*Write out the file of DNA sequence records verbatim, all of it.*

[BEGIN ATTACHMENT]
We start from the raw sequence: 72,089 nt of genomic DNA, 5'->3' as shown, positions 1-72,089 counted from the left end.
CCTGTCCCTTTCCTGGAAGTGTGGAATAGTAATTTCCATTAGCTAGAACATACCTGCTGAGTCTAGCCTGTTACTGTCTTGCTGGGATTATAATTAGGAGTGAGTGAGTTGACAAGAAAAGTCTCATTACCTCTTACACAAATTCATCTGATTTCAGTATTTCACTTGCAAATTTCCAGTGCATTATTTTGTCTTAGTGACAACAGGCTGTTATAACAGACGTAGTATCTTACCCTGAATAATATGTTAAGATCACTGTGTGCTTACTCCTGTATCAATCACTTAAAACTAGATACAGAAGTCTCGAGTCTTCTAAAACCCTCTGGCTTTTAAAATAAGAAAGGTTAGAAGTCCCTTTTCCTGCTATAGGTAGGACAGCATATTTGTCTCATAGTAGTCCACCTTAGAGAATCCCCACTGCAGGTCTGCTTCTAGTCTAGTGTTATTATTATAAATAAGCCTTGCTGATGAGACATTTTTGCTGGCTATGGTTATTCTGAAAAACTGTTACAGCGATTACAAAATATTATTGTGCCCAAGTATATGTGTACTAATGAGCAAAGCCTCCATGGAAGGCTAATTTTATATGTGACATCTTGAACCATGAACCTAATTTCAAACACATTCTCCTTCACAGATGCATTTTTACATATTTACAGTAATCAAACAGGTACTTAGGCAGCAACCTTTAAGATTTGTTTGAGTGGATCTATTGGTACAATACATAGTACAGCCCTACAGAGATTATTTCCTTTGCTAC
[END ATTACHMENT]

We start from the raw sequence: 72,089 nt of genomic DNA, 5'->3' as shown, positions 1-72,089 counted from the left end.
CCTGTCCCTTTCCTGGAAGTGTGGAATAGTAATTTCCATTAGCTAGAACATACCTGCTGAGTCTAGCCTGTTACTGTCTTGCTGGGATTATAATTAGGAGTGAGTGAGTTGACAAGAAAAGTCTCATTACCTCTTACACAAATTCATCTGATTTCAGTATTTCACTTGCAAATTTCCAGTGCATTATTTTGTCTTAGTGACAACAGGCTGTTATAACAGACGTAGTATCTTACCCTGAATAATATGTTAAGATCACTGTGTGCTTACTCCTGTATCAATCACTTAAAACTAGATACAGAAGTCTCGAGTCTTCTAAAACCCTCTGGCTTTTAAAATAAGAAAGGTTAGAAGTCCCTTTTCCTGCTATAGGTAGGACAGCATATTTGTCTCATAGTAGTCCACCTTAGAGAATCCCCACTGCAGGTCTGCTTCTAGTCTAGTGTTATTATTATAAATAAGCCTTGCTGATGAGACATTTTTGCTGGCTATGGTTATTCTGAAAAACTGTTACAGCGATTACAAAATATTATTGTGCCCAAGTATATGTGTACTAATGAGCAAAGCCTCCATGGAAGGCTAATTTTATATGTGACATCTTGAACCATGAACCTAATTTCAAACACATTCTCCTTCACAGATGCATTTTTACATATTTACAGTAATCAAACAGGTACTTAGGCAGCAACCTTTAAGATTTGTTTGAGTGGATCTATTGGTACAATACATAGTACAGCCCTACAGAGATTATTTCCTTTGCTAC